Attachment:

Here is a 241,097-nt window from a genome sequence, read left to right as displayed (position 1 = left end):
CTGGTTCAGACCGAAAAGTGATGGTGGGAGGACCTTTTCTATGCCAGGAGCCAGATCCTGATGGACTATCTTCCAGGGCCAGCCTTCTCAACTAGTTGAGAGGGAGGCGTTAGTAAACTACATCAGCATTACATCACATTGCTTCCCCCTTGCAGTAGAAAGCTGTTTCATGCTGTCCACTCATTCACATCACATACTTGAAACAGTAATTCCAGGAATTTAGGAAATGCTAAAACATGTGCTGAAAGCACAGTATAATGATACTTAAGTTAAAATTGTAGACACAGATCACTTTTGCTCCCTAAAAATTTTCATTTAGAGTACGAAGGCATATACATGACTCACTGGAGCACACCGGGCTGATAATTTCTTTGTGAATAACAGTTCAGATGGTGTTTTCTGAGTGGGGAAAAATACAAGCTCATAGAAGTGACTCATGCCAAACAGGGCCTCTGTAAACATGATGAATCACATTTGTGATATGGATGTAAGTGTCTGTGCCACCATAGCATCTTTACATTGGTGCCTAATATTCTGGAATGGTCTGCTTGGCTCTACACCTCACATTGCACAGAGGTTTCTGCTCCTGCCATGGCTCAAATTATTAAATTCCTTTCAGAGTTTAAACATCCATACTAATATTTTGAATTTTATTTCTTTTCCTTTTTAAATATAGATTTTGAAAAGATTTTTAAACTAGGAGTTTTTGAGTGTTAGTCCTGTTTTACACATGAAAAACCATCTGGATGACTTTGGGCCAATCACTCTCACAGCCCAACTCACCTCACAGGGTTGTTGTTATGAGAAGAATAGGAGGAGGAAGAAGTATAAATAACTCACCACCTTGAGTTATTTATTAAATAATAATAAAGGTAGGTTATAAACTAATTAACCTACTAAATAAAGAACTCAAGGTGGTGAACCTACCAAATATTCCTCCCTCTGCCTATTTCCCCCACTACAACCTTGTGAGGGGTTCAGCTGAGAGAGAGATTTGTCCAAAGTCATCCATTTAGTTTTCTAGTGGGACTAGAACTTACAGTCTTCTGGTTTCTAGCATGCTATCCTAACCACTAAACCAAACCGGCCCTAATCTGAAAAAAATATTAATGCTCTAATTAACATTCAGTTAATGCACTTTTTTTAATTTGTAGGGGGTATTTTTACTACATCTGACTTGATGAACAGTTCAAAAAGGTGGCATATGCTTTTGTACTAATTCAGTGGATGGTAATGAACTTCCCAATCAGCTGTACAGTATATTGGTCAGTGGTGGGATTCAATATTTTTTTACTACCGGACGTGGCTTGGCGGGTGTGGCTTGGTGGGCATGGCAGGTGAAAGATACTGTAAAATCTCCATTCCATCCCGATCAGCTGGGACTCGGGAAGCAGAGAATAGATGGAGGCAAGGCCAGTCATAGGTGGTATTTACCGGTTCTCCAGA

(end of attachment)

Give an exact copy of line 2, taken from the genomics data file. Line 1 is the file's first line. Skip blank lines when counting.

CTGGTTCAGACCGAAAAGTGATGGTGGGAGGACCTTTTCTATGCCAGGAGCCAGATCCTGATGGACTATCTTCCAGGGCCAGCCTTCTCAACTAGTTGAGAGGGAGGCGTTAGTAAACTACATCAGCATTACATCACATTGCTTCCCCCTTGCAGTAGAAAGCTGTTTCATGCTGTCCACTCATTCACATCACATACTTGAAACAGTAATTCCAGGAATTTAGGAAATGCTAAAACATGTGCTGAAAGCACAGTATAATGATACTTAAGTTAAAATTGTAGACACAGATCACTTTTGCTCCCTAAAAATTTTCATTTAGAGTACGAAGGCATATACATGACTCACTGGAGCACACCGGGCTGATAATTTCTTTGTGAATAACAGTTCAGATGGTGTTTTCTGAGTGGGGAAAAATACAAGCTCATAGAAGTGACTCATGCCAAACAGGGCCTCTGTAAACATGATGAATCACATTTGTGATATGGATGTAAGTGTCTGTGCCACCATAGCATCTTTACATTGGTGCCTAATATTCTGGAATGGTCTGCTTGGCTCTACACCTCACATTGCACAGAGGTTTCTGCTCCTGCCATGGCTCAAATTATTAAATTCCTTTCAGAGTTTAAACATCCATACTAATATTTTGAATTTTATTTCTTTTCCTTTTTAAATATAGATTTTGAAAAGATTTTTAAACTAGGAGTTTTTGAGTGTTAGTCCTGTTTTACACATGAAAAACCATCTGGATGACTTTGGGCCAATCACTCTCACAGCCCAACTCACCTCACAGGGTTGTTGTTATGAGAAGAATAGGAGGAGGAAGAAGTATAAATAACTCACCACCTTGAGTTATTTATTAAATAATAATAAAGGTAGGTTATAAACTAATTAACCTACTAAATAAAGAACTCAAGGTGGTGAACCTACCAAATATTCCTCCCTCTGCCTATTTCCCCCACTACAACCTTGTGAGGGGTTCAGCTGAGAGAGAGATTTGTCCAAAGTCATCCATTTAGTTTTCTAGTGGGACTAGAACTTACAGTCTTCTGGTTTCTAGCATGCTATCCTAACCACTAAACCAAACCGGCCCTAATCTGAAAAAAATATTAATGCTCTAATTAACATTCAGTTAATGCACTTTTTTTAATTTGTAGGGGGTATTTTTACTACATCTGACTTGATGAACAGTTCAAAAAGGTGGCATATGCTTTTGTACTAATTCAGTGGATGGTAATGAACTTCCCAATCAGCTGTACAGTATATTGGTCAGTGGTGGGATTCAATATTTTTTTACTACCGGACGTGGCTTGGCGGGTGTGGCTTGGTGGGCATGGCAGGTGAAAGATACTGTAAAATCTCCATTCCATCCCGATCAGCTGGGACTCGGGAAGCAGAGAATAGATGGAGGCAAGGCCAGTCATAGGTGGTATTTACCGGTTCTCCAGA